So what to do if you are concerned about your skin? Go to your GP or go to a skin cancer clinic (assuming there is one near you). Your GP can often diagnose on the spot. If she/he thinks you need it, then they'll refer you to a dermatologist. Pretty easy, really.

Yours truly,

Saturday, 23 January 2016

Writing - There is no Magic Formula

I'm thrilled to be invited back to Mockingbird Lounge to teach the Creative Writing classes. There are two classes:

1. Casual Writing Group (first Tuesday of each month, 7-9pm)

Casual and low pressure, this group is all about generating new work. I'll guide you through two hours of writing and you'll walk away with a whole lot of new stuff plus exercises to practice at home by yourself (or with a writing buddy). Surprise yourself at how much you can get done in 120 minutes.

2. Short Story Writing Course (Closed Group)

If you're ready for a more immersive writing experience, then this one is for you. Held over 3 months (6 fortnightly sessions), you'll be guided through the fundamentals of storytelling such as characterisation, point of view, dialogue and metaphor. By the time you finish the course you'll have completed a polished piece of fiction, gained a deeper understanding of the writing process and learnt how to critique the work of others. 

The next Closed Group starts on February 10th, but if you're not sure you want to commit or you'd like to see what my teaching style is like, I suggest coming along to the February Casual Group on Feb 2nd, and go from there.
When I asked for feedback on the course that I taught last year, here is what one woman wrote:

"You have great insight and experience, which you use to impart feedback in a constructive and honest way. I have learned an enormous amount in the few short weeks that we have had together; not only about the writing process, but about myself."

Okay, I blushed a little at such generous words; but I was also pleased, especially at that last clause because I truly believe  writing can teach us a lot about ourselves. That's not hype; it's what I and many other writers have experienced.

These writing classes are live experiences so you do need to be living in Adelaide to attend. The Closed Group is limited to 6 people and there are just a few spots left. Here are the bits you need to know:

Short Story Writing Course (Closed Group)

Where: Mockingbird Lounge, 631 Broadway, Glenelg South
When:  2nd Wednesday & 4th Tuesday of the month (7-9pm)
Dates:  1o & 23 Feb; 9 & 22 March; 13 & 26 April 2016
Group size:  Maximum of 6
Register: Phone Mockingbird Lounge on 08 7007 2242
Investment:  $210, paid in advance.

There is no magic formula to writing. The magic happens when you do the work. I'm all about creating a safe, welcoming space in which new and emerging writers can do their creative work, can experiment and fail and discover. This is the magic. 

If you'd like to know more, post a comment or email: caroline.reid2011 [-a-]

Thursday, 31 December 2015

2015 - the things I have loved

Do you ever get to the end of a year and find you've run out of words? I'm feeling a bit that way today. It's been a day of doing, not thinking or writing. I was at the beach before 8am, the sky gloriously high and blue, the dog racing through cool salty water. At home I made French toast thick with egg, slathered it with honey, washed it down with strong Lavazza coffee. I've washed sheets and jumpers. I've cleaned the floors. Set my house in order. These are some of the things I love to do.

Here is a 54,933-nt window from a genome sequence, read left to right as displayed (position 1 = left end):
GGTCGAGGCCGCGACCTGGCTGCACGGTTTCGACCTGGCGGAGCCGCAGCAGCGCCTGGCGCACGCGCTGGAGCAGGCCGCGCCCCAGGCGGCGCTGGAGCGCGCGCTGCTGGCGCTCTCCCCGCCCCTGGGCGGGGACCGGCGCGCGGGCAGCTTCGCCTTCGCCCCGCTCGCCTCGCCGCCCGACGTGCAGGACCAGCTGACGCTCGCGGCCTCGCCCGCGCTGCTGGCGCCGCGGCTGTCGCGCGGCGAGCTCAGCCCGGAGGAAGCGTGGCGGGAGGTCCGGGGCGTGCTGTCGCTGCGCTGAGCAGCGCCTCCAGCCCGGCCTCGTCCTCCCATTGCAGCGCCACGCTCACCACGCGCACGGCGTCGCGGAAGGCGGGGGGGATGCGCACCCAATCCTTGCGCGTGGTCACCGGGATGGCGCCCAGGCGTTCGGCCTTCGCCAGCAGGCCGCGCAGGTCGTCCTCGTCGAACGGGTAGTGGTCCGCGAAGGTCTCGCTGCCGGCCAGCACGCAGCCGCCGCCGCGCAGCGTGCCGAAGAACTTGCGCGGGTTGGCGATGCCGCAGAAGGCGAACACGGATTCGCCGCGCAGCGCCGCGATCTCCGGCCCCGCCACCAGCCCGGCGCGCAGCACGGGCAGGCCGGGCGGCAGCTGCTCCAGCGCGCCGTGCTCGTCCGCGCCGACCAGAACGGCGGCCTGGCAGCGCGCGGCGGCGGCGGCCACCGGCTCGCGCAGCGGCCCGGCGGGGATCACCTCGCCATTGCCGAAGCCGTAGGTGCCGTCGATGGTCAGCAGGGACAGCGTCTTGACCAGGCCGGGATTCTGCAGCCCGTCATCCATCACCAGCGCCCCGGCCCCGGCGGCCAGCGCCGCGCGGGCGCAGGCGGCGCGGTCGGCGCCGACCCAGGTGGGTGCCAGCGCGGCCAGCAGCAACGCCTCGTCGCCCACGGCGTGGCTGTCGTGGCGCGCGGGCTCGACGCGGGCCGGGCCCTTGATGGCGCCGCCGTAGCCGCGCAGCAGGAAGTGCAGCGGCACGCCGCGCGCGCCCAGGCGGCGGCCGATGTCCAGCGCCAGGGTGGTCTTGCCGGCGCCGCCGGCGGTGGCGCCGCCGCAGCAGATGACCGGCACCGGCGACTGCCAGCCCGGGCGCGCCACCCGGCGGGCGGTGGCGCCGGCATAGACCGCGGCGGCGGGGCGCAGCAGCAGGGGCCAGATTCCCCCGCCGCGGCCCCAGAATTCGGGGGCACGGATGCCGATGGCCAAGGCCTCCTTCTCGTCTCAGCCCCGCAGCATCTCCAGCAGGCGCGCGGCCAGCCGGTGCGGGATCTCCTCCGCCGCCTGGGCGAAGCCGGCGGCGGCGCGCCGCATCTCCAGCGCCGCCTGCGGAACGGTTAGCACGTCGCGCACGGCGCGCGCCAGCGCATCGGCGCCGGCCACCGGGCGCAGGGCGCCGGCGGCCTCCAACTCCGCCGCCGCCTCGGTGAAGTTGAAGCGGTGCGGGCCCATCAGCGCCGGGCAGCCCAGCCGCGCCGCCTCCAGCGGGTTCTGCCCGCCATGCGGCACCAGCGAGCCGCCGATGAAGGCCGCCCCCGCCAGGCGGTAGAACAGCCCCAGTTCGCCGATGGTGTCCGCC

Later tonight, my love and I will have a drink at the Earl of Leicester before heading to Namaste, our third new year's eve visit to this Nepalese restaurant in a leafy inner suburub of Adelaide. The food is exquisite, the service impeccable. We'll be home before 9pm so we can hang with the dog out the back under newly installed fairy lights. We'll unscrew an old coffee jar which I've decorated with coloured paper, and is  crammed with scraps of notepaper. On each piece is scribbled a highlight from the year. We'll read each little scrap, reminisce, and talk about some of the joys and happiness of 2015. We'll chat about friends, family, us, money, dreams, sex, holidays, the dog - all the good stuff. We'll make each other laugh, maybe have a cry; reflect on the year that was and our damn good luck in this life. The air will be hot. I hope the sky will settle into a deep wine-colour. Planes will fly low over our house and I will wonder at the sheer volume of people in this world, with so many of them on the move. I'll be amazed that there aren't more air traffic accidents.

What I haven't written on the scraps of paper is the number of women who have astonished me this year, with their ideas and feelings, with the gifts they have as writers. Some are women I teach, some are friends, others are authors I've never met - some dead, some still alive. Some I've discovered for the first time, others I've delved into deeper. Here is a list of my favourites for 2015:
Carson McCullers, The Member of the Wedding
Gillian Mears, The Grass Sister
Angela Carter, Wise Children
Emma Tennant, The Bad Sister, The Crack
Helen Garner, The Children's Bach
Rebecca Solnit, The Faraway Nearby
Fiona Wright, Small Acts of Disappearance
Dorothea Brande, Becoming a Writer